How to display all OU’s & their distinguished Name from your domain

Today I wanted a quick overlook of all the OU’s and their distinguished Name. This is how I did that. Open a PowerShell prompt and enter the following :

U can expect a reply something like below :

How to rename an Azure VM using Powershell

Recently I deployed some VMs on Azure. There was a small change to the naming convention afterwards so I wanted to rename the created VMs. This is how you can do this

After a couple of minutes (depending on the size of the VM) the newly created server with the old disks, NIC etc. is created. Currently this script doesn’t support renaming the NIC, disks to your naming convention. So they have the exact same name as before. When you assigned you NIC, disk etc a custom name you will see the old naming convention. Currently I’m working on it. 🙂

How to check your Office 365 tenant for auto-forward rules

Use the following steps to check for any Office 365 auto-forward rules to external email addresses.

In this blogpost I’m using Powershell to check for any existing auto-forward rules to external email addresses.

Step 1 Logon to Office 365 using Powershell

Step 2 Export the mailbox(es) that have either redirect or forwarding

This produces a list of all mailboxes that exist in the organization where the forwaring or redirect flags are enabled

Step 3 Investigate which rules are in use

Step 4 Remove the inbox rule from a specific mailbox

Step 5 Remove all the available inbox rules from all mailboxes (if you prefer)

Script to update all Azure Powershell Modules

Use this script to update all your Azure Powershell Modules to their latest versions.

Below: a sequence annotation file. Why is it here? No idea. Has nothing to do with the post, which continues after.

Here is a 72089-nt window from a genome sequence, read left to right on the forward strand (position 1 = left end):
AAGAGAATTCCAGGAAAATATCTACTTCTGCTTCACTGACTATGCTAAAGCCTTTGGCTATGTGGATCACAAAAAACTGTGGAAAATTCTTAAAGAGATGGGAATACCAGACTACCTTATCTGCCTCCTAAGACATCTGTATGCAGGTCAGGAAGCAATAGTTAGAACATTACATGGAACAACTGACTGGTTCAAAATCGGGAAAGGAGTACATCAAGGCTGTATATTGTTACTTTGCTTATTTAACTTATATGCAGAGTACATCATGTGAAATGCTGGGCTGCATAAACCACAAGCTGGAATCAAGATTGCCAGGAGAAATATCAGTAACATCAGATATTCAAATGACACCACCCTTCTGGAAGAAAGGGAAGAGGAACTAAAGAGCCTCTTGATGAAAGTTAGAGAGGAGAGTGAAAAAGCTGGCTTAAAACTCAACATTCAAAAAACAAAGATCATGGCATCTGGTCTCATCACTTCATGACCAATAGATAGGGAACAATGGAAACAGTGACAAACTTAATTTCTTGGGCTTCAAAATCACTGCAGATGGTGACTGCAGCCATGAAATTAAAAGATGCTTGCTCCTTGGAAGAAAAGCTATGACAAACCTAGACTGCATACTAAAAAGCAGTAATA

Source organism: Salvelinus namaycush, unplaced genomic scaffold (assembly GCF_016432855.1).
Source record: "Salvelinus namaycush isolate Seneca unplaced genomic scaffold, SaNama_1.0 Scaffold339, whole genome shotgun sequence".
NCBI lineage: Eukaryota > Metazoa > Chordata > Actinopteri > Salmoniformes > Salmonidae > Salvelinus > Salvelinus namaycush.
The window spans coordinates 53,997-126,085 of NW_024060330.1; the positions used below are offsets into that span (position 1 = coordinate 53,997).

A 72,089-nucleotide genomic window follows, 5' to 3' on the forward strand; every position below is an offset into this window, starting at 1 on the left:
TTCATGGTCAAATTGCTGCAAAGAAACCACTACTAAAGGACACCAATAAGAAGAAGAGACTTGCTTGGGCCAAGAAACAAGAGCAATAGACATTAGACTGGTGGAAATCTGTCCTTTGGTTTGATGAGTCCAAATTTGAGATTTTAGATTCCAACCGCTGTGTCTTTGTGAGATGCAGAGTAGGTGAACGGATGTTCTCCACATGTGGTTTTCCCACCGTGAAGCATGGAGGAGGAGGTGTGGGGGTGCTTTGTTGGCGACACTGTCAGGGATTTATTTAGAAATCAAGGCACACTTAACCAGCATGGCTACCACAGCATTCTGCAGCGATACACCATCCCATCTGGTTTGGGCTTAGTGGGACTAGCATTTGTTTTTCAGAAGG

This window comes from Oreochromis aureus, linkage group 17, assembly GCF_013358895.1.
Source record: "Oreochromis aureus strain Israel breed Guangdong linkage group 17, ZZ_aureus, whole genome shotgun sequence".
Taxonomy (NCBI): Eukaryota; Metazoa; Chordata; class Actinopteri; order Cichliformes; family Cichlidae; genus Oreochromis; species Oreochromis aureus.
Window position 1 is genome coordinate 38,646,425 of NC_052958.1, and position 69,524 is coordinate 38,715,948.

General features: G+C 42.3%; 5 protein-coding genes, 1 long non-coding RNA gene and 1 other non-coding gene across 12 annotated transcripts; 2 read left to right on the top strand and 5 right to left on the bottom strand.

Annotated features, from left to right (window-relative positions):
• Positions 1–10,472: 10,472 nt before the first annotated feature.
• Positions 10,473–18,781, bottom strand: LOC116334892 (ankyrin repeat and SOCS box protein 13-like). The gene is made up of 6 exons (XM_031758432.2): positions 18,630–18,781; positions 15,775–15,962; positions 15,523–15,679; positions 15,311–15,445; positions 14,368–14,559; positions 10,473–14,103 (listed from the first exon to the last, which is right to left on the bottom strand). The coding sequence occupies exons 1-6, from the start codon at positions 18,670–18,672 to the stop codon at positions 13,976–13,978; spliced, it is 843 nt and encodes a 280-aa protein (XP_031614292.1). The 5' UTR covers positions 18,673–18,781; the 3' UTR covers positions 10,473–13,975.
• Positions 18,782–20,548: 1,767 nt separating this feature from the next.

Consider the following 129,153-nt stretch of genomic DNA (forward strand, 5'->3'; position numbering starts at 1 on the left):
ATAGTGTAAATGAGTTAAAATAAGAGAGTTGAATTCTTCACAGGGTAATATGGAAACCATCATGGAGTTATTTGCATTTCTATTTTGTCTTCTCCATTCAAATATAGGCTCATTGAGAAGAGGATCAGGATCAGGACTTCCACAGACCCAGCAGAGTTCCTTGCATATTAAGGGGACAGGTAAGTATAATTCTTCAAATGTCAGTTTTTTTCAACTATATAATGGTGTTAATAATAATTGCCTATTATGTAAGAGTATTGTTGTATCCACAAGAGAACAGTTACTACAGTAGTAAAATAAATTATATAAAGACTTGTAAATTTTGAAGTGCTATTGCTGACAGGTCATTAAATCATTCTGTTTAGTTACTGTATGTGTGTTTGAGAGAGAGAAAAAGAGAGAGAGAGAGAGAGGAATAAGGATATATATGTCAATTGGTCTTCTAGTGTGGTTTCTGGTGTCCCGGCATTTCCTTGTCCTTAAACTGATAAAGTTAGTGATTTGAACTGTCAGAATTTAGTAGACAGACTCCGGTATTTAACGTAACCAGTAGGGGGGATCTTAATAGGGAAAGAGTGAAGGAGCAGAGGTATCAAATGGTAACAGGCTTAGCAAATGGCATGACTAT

Troubleshooting Visual Studio Code: language client undefined

Recently I ran into the following problem when editing Powershell scripts using Visual Studio Code ;


First I tried to remove the specific extension. Go to the extenstion tab and check for installed extensions using @installed :


Click the action/config wheel to uninstall the specific extension and reload and reinstall it. In my case that wasn’t the solution. I found out that the specific extension wasn’t completely removed. My solution was after removing the extension in Visual Studio Code, checking for any leftovers in %userprofile%\.vscode\extensions :


After deleting the specific folder and reinstalling the extension the error was gone!



How to enable GPEdit.msc in Windows 10 Home Edition

By default gpedit.msc is not enabled on Windows 10 Home (inclusing 7/8.1 editions). The good news it’s possible to enable this feature.

Copy the above code to a batch script / powershell and execute it with administrative rights.

After executing I advice you to reboot. After rebooting you notice that gpedit.msc is now working :

How to show (export) all devices synchronizing with your Office 365

For a MDM project I had to make an dump which users are using which devices to (active)sync with their Office 365 mailboxes. This is how I did that :

Get-Mailbox -ResultSize Unlimited | ForEach {Get-MobileDeviceStatistics -Mailbox:$_.Identity} | Select-Object @{label=”User” ; expression={$_.Identity}},DeviceModel,DeviceOS, lastsuccesssync | Export-csv F:\powershell\activesync.csv

Running the above command showed the following output (in a CSV file format):

As you can see you see the user, the device the user is using, the OS their device uses and last time that devices succesfully synchronized.

I used Excel to import the CSV and sort on LastSuccessSync.

Find out here how to connect to Office 365 using Powershell.